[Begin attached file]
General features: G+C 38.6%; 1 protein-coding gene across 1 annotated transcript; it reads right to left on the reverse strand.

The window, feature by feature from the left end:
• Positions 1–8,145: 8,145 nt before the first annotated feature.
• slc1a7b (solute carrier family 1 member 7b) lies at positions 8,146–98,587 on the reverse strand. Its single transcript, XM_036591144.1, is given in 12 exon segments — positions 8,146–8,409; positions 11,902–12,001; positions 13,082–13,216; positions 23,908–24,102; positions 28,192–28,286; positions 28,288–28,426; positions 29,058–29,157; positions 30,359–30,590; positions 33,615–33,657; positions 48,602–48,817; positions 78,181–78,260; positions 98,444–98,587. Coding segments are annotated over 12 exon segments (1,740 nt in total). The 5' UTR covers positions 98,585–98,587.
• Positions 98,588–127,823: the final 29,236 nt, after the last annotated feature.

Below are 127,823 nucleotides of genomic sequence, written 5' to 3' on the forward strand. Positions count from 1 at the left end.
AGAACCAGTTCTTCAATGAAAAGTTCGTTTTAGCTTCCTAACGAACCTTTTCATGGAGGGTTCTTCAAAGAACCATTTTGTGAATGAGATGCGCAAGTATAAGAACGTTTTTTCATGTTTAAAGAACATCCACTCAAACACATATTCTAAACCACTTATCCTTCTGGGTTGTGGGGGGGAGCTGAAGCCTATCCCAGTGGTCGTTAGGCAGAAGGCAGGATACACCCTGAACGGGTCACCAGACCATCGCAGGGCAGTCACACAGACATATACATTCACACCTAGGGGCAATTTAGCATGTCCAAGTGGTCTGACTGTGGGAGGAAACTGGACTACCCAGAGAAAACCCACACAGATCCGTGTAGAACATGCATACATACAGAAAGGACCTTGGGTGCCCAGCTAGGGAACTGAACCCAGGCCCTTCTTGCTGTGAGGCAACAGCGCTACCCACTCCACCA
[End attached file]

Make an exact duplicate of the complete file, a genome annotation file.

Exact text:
General features: G+C 38.6%; 1 protein-coding gene across 1 annotated transcript; it reads right to left on the reverse strand.

The window, feature by feature from the left end:
• Positions 1–8,145: 8,145 nt before the first annotated feature.
• slc1a7b (solute carrier family 1 member 7b) lies at positions 8,146–98,587 on the reverse strand. Its single transcript, XM_036591144.1, is given in 12 exon segments — positions 8,146–8,409; positions 11,902–12,001; positions 13,082–13,216; positions 23,908–24,102; positions 28,192–28,286; positions 28,288–28,426; positions 29,058–29,157; positions 30,359–30,590; positions 33,615–33,657; positions 48,602–48,817; positions 78,181–78,260; positions 98,444–98,587. Coding segments are annotated over 12 exon segments (1,740 nt in total). The 5' UTR covers positions 98,585–98,587.
• Positions 98,588–127,823: the final 29,236 nt, after the last annotated feature.

Below are 127,823 nucleotides of genomic sequence, written 5' to 3' on the forward strand. Positions count from 1 at the left end.
AGAACCAGTTCTTCAATGAAAAGTTCGTTTTAGCTTCCTAACGAACCTTTTCATGGAGGGTTCTTCAAAGAACCATTTTGTGAATGAGATGCGCAAGTATAAGAACGTTTTTTCATGTTTAAAGAACATCCACTCAAACACATATTCTAAACCACTTATCCTTCTGGGTTGTGGGGGGGAGCTGAAGCCTATCCCAGTGGTCGTTAGGCAGAAGGCAGGATACACCCTGAACGGGTCACCAGACCATCGCAGGGCAGTCACACAGACATATACATTCACACCTAGGGGCAATTTAGCATGTCCAAGTGGTCTGACTGTGGGAGGAAACTGGACTACCCAGAGAAAACCCACACAGATCCGTGTAGAACATGCATACATACAGAAAGGACCTTGGGTGCCCAGCTAGGGAACTGAACCCAGGCCCTTCTTGCTGTGAGGCAACAGCGCTACCCACTCCACCA